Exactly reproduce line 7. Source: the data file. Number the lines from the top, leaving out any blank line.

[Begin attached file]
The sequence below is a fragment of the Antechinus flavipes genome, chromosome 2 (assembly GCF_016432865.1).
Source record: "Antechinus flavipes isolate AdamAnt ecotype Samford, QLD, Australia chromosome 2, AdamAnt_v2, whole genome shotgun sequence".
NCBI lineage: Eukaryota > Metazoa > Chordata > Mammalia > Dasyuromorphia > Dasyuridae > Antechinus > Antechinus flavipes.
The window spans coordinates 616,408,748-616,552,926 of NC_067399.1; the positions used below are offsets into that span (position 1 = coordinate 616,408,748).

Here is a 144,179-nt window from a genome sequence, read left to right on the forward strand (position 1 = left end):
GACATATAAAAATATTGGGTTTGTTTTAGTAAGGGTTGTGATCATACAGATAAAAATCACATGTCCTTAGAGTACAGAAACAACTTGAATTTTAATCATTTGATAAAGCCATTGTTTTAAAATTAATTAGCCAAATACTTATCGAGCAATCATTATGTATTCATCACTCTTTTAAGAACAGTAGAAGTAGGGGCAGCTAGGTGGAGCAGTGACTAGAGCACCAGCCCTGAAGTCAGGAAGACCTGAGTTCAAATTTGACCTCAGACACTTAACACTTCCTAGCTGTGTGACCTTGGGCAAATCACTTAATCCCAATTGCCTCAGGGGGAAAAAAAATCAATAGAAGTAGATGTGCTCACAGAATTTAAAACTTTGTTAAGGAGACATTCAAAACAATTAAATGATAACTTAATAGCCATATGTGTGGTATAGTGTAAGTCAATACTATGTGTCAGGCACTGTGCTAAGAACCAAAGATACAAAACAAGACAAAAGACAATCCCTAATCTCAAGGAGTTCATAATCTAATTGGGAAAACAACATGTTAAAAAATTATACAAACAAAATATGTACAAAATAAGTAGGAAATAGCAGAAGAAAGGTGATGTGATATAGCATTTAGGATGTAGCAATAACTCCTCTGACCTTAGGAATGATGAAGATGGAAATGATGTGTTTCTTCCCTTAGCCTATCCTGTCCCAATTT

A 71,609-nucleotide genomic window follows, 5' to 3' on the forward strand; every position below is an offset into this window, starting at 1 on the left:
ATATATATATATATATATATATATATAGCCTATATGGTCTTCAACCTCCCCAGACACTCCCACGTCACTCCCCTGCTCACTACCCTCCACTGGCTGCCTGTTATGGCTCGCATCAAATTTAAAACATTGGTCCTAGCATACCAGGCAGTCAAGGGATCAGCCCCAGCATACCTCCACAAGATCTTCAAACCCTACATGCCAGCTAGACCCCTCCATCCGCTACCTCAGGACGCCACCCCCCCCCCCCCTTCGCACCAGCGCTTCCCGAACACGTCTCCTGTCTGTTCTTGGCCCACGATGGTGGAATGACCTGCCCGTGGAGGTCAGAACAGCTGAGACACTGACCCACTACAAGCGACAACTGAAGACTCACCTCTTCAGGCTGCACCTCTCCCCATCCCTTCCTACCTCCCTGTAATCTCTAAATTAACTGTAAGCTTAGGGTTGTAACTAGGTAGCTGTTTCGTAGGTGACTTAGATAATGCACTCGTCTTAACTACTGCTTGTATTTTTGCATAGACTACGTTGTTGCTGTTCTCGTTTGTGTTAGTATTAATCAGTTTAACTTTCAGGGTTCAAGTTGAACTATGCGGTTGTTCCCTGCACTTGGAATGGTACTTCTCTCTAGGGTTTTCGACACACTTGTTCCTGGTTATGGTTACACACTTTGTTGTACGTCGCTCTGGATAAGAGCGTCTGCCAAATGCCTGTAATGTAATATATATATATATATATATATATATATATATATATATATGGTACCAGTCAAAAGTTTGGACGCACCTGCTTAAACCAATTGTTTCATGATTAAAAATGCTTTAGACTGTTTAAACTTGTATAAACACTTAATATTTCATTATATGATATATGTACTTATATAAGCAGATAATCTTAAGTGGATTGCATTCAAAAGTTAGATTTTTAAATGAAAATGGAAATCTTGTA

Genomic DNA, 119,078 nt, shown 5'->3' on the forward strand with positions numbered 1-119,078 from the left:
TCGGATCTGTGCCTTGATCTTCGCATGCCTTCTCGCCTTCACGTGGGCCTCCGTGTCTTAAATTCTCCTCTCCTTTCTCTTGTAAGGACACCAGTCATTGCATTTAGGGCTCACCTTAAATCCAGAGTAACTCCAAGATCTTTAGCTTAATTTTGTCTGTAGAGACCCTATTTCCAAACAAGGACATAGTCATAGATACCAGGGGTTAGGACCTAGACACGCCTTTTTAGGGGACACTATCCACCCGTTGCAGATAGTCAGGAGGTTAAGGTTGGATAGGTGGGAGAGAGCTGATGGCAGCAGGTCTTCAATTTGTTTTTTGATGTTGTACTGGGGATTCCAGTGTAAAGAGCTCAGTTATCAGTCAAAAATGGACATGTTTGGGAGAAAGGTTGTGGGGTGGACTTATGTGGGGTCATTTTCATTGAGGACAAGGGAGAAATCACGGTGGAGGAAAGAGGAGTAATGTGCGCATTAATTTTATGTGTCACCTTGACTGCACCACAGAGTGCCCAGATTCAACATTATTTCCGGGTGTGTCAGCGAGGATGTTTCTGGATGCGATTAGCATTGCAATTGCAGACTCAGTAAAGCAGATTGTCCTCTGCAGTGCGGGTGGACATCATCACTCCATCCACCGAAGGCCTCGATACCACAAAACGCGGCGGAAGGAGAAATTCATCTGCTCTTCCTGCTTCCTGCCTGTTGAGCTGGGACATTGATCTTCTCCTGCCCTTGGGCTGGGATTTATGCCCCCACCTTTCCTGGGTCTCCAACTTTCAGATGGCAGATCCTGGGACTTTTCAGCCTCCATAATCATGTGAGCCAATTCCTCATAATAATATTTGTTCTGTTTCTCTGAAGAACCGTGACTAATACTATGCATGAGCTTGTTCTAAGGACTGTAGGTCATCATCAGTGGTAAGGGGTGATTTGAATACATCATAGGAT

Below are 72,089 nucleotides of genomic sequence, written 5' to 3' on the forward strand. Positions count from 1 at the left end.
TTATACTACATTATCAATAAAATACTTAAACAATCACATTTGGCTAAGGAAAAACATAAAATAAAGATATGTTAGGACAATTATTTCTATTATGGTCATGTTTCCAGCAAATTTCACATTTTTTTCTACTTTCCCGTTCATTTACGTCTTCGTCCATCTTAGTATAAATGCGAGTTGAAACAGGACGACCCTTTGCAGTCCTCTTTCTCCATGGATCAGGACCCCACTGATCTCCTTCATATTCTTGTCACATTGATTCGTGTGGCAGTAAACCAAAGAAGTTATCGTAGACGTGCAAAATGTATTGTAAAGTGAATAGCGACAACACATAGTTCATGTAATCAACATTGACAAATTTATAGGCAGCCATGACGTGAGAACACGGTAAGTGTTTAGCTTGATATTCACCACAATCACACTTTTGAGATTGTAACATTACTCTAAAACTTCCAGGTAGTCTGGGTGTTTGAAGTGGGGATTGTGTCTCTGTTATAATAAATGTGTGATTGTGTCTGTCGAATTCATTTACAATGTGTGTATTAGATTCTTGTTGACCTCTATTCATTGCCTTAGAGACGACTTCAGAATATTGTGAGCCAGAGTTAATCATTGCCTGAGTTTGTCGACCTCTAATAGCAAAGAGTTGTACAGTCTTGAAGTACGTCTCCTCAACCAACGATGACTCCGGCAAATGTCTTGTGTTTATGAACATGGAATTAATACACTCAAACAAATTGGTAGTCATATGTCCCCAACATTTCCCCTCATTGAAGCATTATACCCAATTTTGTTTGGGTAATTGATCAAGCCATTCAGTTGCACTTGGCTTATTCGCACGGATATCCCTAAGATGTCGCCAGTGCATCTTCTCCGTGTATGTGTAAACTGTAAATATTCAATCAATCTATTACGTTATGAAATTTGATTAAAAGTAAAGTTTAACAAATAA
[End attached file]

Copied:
A 71,609-nucleotide genomic window follows, 5' to 3' on the forward strand; every position below is an offset into this window, starting at 1 on the left: